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Nov 08
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09:00 - 09:10

Chairperson’s Opening Remarks

  • Bill Marshall - CEO, MiRagen Therapeutics, USA
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Showing of Streams
10:30 - 11:30

Morning Coffee and Networking

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Showing of Streams
13:00 - 14:15

Lunch and Networking

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Showing of Streams
15:45 - 16:15

Afternoon Coffee and Networking

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Showing of Streams
17:15 - 17:20
End of Day 3

End of Day 3

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09:00 - 09:10 10 mins
Chairperson’s Opening Remarks
  • Bill Marshall - CEO, MiRagen Therapeutics, USA
09:10 - 09:50 40 mins
Info
Opening Keynote Plenary Session
DCR-PHXC: Successful Translation of RNAi from Bench to Clinic
  • Ralf Rosskamp, MD - Chief Medical Officer, Dicerna Pharmaceuticals
  • Bob Brown, PhD - Chief Scientific Officer, Senior Vice President, Research, Dicerna Pharmaceuticals

DCR-PHXC is an investigational drug targeting LDHA, which catalyzes the formation of oxalate from glyoxylate in the terminal step of hepatic oxalate production. LDHA suppression in murine PH1 and PH2 models reduces urinary oxalate, suggesting that DCR-PHXC has the potential to treat all 3 genetically defined forms of Primary Hyperoxaluria (PH). These results translated into PH1 and PH2 patients in a Phase 1 study. Most patients reached normal or near-normal urinary oxalate excretion after one dose of DCR-PHXC.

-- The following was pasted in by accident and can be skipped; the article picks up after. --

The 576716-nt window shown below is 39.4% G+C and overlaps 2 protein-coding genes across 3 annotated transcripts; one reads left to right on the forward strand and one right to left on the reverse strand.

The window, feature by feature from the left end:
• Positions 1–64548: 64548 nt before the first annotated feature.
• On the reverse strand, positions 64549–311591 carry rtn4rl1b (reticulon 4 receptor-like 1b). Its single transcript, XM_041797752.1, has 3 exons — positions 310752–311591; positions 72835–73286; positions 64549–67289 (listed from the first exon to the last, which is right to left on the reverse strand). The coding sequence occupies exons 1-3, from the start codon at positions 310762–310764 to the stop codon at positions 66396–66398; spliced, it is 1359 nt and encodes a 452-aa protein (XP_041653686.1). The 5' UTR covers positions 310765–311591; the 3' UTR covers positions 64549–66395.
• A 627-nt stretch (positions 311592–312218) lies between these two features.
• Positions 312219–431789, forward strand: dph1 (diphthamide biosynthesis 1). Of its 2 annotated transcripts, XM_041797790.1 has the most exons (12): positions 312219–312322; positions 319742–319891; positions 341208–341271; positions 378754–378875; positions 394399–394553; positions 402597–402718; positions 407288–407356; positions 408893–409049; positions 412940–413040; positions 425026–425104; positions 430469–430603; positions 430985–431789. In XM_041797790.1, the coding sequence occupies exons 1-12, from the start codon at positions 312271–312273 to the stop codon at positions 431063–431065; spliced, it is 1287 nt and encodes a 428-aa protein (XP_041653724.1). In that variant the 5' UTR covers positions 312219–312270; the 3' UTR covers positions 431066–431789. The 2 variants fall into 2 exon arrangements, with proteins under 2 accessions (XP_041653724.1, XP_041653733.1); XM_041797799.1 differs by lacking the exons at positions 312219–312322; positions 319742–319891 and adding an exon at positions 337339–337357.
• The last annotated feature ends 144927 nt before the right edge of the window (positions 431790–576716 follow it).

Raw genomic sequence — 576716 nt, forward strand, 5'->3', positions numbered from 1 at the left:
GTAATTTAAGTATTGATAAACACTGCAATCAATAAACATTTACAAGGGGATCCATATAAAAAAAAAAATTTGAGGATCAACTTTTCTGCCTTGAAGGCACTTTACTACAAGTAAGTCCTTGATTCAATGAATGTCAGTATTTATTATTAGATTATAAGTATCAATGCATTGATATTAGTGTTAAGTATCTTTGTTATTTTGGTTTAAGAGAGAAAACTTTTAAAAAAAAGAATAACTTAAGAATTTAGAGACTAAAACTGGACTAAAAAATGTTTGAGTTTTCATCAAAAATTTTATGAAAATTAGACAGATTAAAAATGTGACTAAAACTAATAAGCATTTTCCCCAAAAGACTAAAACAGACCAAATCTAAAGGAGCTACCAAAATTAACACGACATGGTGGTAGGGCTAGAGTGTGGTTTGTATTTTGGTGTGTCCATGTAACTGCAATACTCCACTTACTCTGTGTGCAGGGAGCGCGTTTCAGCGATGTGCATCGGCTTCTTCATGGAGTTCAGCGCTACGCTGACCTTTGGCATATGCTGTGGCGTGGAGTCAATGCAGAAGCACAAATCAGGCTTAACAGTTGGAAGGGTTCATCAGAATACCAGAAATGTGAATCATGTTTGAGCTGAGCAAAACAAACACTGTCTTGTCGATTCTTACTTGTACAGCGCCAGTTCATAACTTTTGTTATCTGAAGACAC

09:50 - 10:30 40 mins
Info
Opening Keynote Plenary Session
RNA Interference for Mass Markets: Groundbreaking Therapy for Cardiovascular Disease Brings Manufacturing Challenges
  • Clive Meanwell - Chief Executive Officer, The Medicines Company

Short interfering RNA is rapidly emerging as a platform for new drugs. Most siRNA development compounds are aimed at rare diseases. One exception is inclisiran, an siRNA PCSK9 synthesis inhibitor in phase III trials to lower potentially harmful LDL-cholesterol. Phase II studies showed impressive effects with infrequent dosing and apposite safety data. Inclisiran aims at global markets in which tens of millions of patients need better protection against heart attacks and strokes. The opportunity to delay first heart attack or stroke by 30 years and to reduce recurrence by 30% with just one or two “flu shots” per year is ahead.

10:30 - 11:30 60 mins
Morning Coffee and Networking
11:30 - 12:00 30 mins
Info
TRACK 1: Non-Clinical, Preclinical and Clinical Development
The Dose Makes All the Difference: Impact of Targeted Delivery on Appearance and Therapeutic Margins for the Typical 2’-MOE ASO Class Effects.
  • Scott Henry, PhD, D.A.B. - Vice President of Nonclinical Development, Ionis Pharmaceuticals, Inc.